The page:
(1) As stated below by others, many agents are telling their buyers to bid high to land the property and then let the appraisal determine the actual price. On the surface, this seems like a logical move on behalf of the buyers. However, it often puts buyers in a contentious situation with the seller.
(2) As stated below by others, appraisal rules have changed since May 01, 2009 and it is VERY difficult to get a decent appraisal. See the blog link below for more information. In addition to the problems listed below, it is not uncommon for appraisers to be out-of-area and unfamiliar with local neighborhoods and values. As Pacita pointed out, it is the bank that orders the appraisal and the appraiser will more than likely ignore any existing appraisal by others.
Here are my recommendations:
(1) If you get multiple offers, counter the offers with the highest down payments and have them match the price of the highest offer. If they are willing to go to that price, include language in your counter offer that includes the removal of the appraisal contingency from the outset. This clarifies to all parties up front that they cannot use a low appraisal as a reason to back out of sale, nor can they try to renegotiate the price (This will not work with FHA buyers). Many buyers can and do bring more money to the table to bolster their down payment should the property not appraise for full price.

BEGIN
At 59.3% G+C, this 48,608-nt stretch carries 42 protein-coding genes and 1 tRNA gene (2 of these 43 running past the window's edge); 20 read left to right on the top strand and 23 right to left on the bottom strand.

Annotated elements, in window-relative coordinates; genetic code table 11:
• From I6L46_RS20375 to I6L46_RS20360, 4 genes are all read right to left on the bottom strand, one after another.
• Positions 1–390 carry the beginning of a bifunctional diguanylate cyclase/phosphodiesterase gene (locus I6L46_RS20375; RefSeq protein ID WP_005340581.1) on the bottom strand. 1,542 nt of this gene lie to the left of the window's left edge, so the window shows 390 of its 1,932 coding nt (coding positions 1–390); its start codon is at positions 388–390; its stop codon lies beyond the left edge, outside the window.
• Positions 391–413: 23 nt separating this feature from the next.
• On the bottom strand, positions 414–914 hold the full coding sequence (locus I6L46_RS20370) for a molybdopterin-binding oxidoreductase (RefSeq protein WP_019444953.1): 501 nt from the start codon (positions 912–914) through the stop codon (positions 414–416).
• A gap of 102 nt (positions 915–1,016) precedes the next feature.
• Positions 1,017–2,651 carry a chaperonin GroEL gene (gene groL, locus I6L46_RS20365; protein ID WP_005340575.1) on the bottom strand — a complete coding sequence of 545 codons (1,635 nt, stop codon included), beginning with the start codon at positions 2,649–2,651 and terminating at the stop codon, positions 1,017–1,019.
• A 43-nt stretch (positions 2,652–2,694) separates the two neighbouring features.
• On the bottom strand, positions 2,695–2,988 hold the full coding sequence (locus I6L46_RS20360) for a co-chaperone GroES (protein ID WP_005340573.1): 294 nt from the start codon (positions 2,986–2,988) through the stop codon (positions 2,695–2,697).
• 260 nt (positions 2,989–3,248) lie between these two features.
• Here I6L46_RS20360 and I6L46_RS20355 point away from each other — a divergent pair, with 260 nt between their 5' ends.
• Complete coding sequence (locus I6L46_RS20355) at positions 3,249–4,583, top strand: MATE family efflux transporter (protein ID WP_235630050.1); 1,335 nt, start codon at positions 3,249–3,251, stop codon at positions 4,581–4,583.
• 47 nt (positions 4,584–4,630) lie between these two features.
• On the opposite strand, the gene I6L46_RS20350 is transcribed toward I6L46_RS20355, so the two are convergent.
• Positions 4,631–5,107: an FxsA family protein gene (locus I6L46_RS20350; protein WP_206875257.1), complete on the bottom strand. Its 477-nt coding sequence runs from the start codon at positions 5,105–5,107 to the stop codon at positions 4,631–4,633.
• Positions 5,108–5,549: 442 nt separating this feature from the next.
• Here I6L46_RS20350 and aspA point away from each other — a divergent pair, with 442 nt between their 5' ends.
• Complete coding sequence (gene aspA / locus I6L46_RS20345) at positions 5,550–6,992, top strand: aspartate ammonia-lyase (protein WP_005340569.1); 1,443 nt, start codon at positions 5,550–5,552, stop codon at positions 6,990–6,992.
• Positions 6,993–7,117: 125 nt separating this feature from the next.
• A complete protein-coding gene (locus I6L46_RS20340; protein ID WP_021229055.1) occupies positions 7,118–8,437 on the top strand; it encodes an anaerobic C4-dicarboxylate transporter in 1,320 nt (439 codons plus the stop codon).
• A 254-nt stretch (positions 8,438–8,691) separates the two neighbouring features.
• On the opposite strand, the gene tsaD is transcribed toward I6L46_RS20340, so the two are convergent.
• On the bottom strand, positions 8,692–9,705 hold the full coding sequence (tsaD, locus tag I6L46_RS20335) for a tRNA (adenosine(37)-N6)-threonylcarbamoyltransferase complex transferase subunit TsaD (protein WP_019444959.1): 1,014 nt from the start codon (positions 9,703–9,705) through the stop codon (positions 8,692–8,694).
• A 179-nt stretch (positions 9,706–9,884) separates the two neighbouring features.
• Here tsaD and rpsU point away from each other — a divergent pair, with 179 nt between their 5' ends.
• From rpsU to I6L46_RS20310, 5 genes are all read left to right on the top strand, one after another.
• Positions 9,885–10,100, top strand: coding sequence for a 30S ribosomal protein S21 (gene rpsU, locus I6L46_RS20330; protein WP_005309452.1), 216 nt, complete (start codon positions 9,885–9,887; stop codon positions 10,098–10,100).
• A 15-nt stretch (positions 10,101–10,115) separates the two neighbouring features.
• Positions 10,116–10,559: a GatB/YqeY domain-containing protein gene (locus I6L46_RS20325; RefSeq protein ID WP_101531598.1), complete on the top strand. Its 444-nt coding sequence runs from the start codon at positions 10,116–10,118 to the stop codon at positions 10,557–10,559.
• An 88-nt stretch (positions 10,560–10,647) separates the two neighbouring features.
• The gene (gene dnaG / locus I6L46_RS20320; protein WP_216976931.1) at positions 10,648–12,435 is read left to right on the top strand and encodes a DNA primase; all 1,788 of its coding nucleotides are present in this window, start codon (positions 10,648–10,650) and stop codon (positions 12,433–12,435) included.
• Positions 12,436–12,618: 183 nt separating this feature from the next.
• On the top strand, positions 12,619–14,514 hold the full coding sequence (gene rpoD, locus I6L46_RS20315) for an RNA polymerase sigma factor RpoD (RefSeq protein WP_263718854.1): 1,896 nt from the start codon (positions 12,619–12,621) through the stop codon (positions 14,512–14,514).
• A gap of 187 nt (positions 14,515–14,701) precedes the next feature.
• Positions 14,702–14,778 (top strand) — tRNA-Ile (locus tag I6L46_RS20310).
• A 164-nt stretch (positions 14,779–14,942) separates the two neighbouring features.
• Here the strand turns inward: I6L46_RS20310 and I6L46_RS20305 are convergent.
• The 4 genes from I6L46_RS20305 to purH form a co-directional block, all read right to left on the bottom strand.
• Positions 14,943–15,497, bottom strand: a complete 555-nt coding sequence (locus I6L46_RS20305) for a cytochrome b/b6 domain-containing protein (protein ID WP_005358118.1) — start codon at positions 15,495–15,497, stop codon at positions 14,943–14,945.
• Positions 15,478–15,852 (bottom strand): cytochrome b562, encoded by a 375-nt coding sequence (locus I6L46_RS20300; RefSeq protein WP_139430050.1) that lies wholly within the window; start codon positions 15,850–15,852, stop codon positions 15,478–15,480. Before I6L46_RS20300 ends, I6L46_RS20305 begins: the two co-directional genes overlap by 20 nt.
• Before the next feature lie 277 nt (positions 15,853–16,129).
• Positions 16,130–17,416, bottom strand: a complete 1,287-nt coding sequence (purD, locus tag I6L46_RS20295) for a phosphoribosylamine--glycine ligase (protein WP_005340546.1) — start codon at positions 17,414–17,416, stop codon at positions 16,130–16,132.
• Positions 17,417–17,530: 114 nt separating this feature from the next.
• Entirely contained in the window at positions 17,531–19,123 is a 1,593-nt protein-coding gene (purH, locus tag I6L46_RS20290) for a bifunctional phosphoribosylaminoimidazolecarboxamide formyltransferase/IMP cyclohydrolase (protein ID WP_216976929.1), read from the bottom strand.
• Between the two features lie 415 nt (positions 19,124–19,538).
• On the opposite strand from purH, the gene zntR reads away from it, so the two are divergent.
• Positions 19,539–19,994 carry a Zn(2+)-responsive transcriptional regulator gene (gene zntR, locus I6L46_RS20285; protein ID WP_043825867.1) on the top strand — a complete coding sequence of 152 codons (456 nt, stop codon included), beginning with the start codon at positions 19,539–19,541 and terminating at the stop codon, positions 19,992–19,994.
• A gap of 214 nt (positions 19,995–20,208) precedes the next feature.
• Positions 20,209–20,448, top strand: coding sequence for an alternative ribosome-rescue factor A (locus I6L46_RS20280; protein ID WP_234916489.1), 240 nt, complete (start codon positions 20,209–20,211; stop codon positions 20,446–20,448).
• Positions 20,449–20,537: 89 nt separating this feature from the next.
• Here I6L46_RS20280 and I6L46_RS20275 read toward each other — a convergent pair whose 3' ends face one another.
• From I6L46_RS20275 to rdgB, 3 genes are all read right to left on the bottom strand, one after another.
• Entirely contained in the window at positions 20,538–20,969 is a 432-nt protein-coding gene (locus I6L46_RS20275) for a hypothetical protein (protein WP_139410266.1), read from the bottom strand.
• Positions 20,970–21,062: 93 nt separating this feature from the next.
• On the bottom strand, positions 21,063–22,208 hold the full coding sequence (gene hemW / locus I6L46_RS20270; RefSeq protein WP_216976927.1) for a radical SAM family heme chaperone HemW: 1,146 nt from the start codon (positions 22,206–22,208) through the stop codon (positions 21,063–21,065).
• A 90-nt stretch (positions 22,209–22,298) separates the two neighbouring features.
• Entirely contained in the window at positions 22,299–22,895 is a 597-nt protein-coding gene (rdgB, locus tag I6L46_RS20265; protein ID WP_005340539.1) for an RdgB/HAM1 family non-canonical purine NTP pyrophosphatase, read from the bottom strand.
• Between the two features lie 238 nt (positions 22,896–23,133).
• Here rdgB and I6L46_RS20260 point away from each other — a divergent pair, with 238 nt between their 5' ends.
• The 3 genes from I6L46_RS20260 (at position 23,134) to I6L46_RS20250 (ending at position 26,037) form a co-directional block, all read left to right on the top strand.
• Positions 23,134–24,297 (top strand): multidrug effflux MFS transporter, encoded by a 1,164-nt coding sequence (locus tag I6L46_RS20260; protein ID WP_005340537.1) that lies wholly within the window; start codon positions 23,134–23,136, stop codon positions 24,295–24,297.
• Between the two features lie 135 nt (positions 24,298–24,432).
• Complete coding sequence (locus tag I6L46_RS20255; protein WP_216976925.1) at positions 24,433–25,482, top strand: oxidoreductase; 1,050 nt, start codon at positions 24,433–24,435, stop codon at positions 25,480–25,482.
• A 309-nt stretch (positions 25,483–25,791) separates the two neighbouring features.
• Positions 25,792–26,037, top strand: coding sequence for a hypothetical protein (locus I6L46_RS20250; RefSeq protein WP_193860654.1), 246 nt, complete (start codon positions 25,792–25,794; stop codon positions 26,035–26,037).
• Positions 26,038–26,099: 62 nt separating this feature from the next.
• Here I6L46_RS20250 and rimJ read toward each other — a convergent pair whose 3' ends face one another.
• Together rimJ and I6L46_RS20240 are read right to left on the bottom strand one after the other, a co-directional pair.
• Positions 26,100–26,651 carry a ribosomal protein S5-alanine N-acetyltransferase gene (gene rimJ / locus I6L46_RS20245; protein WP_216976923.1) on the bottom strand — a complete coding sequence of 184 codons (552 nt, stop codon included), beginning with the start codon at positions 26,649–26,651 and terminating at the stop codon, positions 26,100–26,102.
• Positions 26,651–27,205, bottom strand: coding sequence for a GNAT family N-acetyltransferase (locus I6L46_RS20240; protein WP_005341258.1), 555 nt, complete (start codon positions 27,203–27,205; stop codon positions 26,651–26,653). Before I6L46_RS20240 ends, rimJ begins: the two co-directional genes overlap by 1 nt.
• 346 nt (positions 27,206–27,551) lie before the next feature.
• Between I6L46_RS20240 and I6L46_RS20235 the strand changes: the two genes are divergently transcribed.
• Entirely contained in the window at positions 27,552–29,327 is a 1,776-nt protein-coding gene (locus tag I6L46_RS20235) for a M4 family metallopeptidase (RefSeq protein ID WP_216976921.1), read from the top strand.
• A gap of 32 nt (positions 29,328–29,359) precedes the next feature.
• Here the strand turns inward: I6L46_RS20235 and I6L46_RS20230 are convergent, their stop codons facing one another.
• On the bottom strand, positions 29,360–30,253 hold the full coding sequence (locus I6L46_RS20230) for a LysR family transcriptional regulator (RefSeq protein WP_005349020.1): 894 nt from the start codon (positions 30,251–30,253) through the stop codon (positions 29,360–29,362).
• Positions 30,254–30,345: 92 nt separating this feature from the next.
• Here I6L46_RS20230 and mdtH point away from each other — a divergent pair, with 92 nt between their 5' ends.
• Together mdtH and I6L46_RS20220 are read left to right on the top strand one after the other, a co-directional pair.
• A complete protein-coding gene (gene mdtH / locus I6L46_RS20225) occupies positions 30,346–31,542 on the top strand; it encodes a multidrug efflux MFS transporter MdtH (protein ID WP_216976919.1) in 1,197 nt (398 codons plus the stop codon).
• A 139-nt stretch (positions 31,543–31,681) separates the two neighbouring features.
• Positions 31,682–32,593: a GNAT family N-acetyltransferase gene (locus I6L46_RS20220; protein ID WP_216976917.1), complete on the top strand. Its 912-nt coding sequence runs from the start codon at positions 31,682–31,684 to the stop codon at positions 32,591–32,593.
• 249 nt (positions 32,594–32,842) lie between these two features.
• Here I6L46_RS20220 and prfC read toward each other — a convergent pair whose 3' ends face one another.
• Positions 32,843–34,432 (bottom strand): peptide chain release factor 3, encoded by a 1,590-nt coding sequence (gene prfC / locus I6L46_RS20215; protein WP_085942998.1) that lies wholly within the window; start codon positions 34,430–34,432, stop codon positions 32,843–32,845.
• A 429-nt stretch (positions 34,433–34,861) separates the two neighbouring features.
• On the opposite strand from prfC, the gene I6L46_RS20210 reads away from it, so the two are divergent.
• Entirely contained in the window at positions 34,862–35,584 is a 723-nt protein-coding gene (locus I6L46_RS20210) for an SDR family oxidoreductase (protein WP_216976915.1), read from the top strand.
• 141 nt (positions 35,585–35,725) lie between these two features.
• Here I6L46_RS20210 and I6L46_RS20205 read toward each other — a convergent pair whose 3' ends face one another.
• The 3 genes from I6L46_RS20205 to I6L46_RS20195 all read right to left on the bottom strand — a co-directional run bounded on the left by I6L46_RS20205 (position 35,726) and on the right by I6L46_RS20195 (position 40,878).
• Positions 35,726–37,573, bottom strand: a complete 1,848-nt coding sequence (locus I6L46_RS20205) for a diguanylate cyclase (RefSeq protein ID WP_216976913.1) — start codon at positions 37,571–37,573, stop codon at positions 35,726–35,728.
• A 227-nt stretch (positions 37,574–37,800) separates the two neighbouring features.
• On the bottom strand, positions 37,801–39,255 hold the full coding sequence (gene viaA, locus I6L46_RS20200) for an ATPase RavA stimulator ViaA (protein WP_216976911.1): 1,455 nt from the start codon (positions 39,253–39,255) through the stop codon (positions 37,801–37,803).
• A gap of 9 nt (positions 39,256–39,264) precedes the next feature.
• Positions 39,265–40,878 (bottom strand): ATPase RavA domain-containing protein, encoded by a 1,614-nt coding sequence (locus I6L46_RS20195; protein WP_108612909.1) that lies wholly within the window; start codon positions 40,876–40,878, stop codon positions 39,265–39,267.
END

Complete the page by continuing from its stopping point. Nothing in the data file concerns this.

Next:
(2) The appraiser ALWAYS calls to get access to the property. Even under the current rules, Iâ€™ve discovered that appraisers welcome my input as the listing agent. If I am concerned that the property may not appraise, I make it a point to meet the appraiser at the property and provide documentation that validates the price. In most cases, I provide information about local property conditions that the appraiser would not know otherwise. In every situation I have been thanked by the appraisers and my input has been reflected in their assessment. This is still allowable under the new rules and is a prudent practice for listing agents.